Thursday, December 29, 2011

Union Leader takes on Paul

As we approach the Hawkeye Cawkeye, it looks to be a big finish for Ron Paul in Iowa.  A result that once seemed impossible--Dr. No getting a ticket (top 3) out of Des Moines--now seems a real possibility.  

While I'm deeply impressed by many of Rep. Paul's core convictions, particularly his allegiance to a strict interpretation of the Constitution--one that constrains federal authority, and hence regulation, taxation, spending, nanny-statism, etc.--that same dogmatic approach will create some impossibly high hurdles for him, should he be elected President.  In actuality, he simply has too many fatal flaws to be considered a realistic player for the nomination.


Here are some of the major problems a Paul candidacy would present:


  • He would be the oldest President ever.  He would be in his 80's before the end of his first term.
  • He has never been an executive.
  • He has an ideological rigidity which is not compatible with the coalition building necessary to move a legislative agenda (which ties in directly with never having been an executive).
  • The content of the Ron Paul Newsletter is disqualifying, period.
  • The fact that he disclaims knowledge of the content of the Ron Paul Newsletter is disqualifying.  Either he is lying to the people, or is completely incapable of running a small newsletter shop.
  • Most importantly: he would put the lives of American citizens in danger by his approach to foreign policy (or more specifically, counter-terrorism and intelligence).  


It is on this last point that the Union Leader has weighed in with an editorial arguing that New Hampshirites should counter any momentum that Paul brings with him out of Iowa.

Paul believes that al-Qaida terrorists caught in the United States ought to be treated as common criminals, not enemy combatants. He wants them read Miranda rights to which they are not entitled and he wants them tried and sentenced in civil courts rather than by military tribunals.
This is nothing short of nuts. What is needed to competently fight a war, and al-Qaida is indeed at war with us, is the ability to gather information. Telling the enemy that it has a “right to remain silent” is absurd.
Paul believes that if a U.S. citizen throws in with al-Qaida or associated groups overseas, where he plots American death and destruction, we need to somehow find him, arrest him, and bring him back to stand civil trial here rather than eliminate him, even if that is the only option.
For Ron Paul, offering enemy combatants the legal protections of a citizen isn't just about due process.  It's about unwinding the War Powers act, bringing back the power of the legislature to declare war, weakening the role of the Executive as CIC, returning to a laissez-faire federal governement, foreign policy, and a stripped-down, pre-WWII type military.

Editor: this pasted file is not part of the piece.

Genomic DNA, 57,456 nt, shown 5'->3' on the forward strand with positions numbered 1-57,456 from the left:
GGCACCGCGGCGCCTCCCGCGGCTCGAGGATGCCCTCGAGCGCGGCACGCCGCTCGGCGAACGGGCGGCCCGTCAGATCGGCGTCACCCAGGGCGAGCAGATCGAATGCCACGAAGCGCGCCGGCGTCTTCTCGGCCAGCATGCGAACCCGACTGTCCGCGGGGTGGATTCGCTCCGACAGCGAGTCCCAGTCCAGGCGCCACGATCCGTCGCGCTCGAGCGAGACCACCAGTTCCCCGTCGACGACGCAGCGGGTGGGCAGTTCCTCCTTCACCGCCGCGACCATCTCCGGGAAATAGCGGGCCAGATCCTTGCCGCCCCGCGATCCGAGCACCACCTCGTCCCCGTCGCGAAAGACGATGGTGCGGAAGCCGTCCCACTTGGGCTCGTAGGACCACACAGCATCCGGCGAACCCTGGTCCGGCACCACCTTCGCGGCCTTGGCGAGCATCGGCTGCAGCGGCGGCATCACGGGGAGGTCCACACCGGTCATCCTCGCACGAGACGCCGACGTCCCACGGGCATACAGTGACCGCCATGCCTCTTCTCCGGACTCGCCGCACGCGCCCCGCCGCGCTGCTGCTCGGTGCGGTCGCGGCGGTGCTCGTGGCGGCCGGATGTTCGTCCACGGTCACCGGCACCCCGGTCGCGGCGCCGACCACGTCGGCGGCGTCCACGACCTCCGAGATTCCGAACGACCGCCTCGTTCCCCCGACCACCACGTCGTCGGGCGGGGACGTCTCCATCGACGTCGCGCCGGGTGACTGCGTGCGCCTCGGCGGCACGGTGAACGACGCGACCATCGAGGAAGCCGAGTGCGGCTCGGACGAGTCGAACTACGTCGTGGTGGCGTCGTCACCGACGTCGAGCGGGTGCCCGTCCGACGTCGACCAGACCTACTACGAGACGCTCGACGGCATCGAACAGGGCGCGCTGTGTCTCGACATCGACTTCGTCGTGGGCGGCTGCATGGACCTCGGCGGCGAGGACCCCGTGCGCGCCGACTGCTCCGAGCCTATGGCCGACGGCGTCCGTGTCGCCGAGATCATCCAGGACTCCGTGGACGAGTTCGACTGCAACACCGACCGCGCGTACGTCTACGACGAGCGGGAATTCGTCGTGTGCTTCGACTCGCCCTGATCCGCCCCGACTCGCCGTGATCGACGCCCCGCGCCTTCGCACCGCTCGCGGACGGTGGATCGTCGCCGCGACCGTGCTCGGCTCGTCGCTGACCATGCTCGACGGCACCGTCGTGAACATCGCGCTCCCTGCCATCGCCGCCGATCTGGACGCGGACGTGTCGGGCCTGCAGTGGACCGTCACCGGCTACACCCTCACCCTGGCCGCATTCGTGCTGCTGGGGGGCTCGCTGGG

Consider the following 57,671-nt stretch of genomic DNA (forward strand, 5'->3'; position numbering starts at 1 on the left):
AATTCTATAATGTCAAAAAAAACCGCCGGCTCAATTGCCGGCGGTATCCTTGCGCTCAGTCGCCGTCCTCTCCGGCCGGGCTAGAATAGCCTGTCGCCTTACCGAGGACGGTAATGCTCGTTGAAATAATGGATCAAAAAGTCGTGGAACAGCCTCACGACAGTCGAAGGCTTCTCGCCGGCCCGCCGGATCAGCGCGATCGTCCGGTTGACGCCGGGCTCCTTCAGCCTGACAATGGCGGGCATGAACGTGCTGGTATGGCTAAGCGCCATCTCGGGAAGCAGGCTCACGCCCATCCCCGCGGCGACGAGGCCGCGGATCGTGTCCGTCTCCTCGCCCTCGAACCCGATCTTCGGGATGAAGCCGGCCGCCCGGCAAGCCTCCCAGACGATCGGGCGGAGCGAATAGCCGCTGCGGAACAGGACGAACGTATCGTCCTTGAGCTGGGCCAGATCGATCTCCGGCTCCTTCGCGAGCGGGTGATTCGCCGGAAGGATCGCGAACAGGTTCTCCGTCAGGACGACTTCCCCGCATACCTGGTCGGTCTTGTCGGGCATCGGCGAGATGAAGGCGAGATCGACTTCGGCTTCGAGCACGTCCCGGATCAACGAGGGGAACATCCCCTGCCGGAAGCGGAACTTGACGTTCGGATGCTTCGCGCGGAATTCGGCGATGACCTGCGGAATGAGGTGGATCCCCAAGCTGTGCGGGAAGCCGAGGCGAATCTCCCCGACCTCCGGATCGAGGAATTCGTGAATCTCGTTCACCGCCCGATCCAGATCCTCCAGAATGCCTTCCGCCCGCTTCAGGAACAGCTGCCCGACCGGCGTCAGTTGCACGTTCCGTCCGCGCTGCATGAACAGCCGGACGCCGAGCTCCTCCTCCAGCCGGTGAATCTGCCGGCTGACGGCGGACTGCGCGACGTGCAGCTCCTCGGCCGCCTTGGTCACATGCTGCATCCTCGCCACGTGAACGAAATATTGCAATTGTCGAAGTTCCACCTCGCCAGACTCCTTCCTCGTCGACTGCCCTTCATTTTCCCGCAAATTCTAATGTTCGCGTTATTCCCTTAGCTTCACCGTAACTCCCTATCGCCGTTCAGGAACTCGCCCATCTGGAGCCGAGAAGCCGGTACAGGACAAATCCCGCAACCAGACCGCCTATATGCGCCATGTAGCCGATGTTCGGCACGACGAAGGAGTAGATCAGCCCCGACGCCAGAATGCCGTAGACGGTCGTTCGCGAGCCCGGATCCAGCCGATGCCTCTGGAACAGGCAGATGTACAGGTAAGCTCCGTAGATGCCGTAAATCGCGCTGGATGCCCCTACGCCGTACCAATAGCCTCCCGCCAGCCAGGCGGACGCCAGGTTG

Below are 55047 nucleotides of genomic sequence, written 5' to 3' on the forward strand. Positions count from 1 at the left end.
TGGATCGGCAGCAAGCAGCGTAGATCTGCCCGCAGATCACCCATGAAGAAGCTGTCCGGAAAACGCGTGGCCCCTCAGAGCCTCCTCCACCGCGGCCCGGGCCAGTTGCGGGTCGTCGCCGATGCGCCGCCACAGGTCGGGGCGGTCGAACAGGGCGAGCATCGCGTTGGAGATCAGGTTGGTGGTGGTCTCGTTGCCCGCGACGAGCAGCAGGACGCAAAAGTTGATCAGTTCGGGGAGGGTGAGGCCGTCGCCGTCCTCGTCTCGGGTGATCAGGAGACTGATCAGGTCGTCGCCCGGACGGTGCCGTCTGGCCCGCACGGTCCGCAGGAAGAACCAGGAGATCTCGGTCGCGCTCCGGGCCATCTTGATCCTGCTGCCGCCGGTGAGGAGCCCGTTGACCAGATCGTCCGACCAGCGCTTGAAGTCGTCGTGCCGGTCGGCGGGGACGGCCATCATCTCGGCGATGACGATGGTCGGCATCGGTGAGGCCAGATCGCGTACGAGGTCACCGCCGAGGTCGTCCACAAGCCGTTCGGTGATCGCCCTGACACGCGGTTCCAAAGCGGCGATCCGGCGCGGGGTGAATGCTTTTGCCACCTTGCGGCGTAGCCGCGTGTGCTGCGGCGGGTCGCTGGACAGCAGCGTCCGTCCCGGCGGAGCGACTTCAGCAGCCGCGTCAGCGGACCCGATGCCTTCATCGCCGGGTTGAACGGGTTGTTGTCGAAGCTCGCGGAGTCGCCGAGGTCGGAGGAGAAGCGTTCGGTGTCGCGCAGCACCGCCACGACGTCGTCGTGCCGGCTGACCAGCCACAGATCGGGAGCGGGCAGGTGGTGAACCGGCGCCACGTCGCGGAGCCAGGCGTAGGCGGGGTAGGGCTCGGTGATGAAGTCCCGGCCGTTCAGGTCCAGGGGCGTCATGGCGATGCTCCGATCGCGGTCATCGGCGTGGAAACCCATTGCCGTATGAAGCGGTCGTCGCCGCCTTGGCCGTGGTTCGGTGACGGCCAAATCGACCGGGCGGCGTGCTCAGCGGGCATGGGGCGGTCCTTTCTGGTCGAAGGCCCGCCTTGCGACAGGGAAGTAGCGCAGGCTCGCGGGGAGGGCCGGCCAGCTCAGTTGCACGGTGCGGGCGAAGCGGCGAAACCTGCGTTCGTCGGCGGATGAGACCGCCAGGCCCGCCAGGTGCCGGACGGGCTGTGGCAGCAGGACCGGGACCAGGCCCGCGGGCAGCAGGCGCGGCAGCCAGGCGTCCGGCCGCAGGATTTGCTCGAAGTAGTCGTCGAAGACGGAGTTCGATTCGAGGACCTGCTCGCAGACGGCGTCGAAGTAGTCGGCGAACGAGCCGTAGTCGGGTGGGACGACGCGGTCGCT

My point is that his position on enemy combatants is not just some crackpot lunacy.  It fits into his broader world view, his understanding of where America has gone wrong.  And while I agree with many of his broader principles, the agreement is more directional than one of destination.  For instance, while I agree with the concept of a lighter military footprint around the world for the U.S., the idea that we could never engage enemies of the state without a formal act of Congress is absurd.  While I agree our primary "face" to the international community should be that of a prosperous, competitive, free opportunity society--and not a strongman with a billy club--that doesn't mean we should forgo robust intelligence gathering capabilities with the ability to project targeted force (think Special Forces, extraction and eradication teams) as needed, as fits the threat of terrorist organizations.  We aren't fighting Soviet Russia anymore, and our military should reflect that.

This last paragraph also fits closely with what Jon Huntsman has been saying on foreign policy--that we need a highly engaged internationalist approach to foreign policy, one that relies on economic and trade ties with allies, economic punishment for enemies, and restructuring our military to meet the nature of the threats that confront us today.  Intelligence gathering and tactical deployments are increasingly important.  We can maintain (and improve) our ability to strike terrorist organizations and/or rogue regimes, while reducing the amount of nation-building and long-term military deployments we have been engaged in recently.  This would be a win for the safety of the country, and an also a win for our image around the world.

I doubt Huntsman manages to overcome Mitt in New Hampshire, but his pragmatic approach to foreign policy should be embraced by GOP voters for this cycle and beyond.

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Always sniffing for the truth

Always sniffing for the truth

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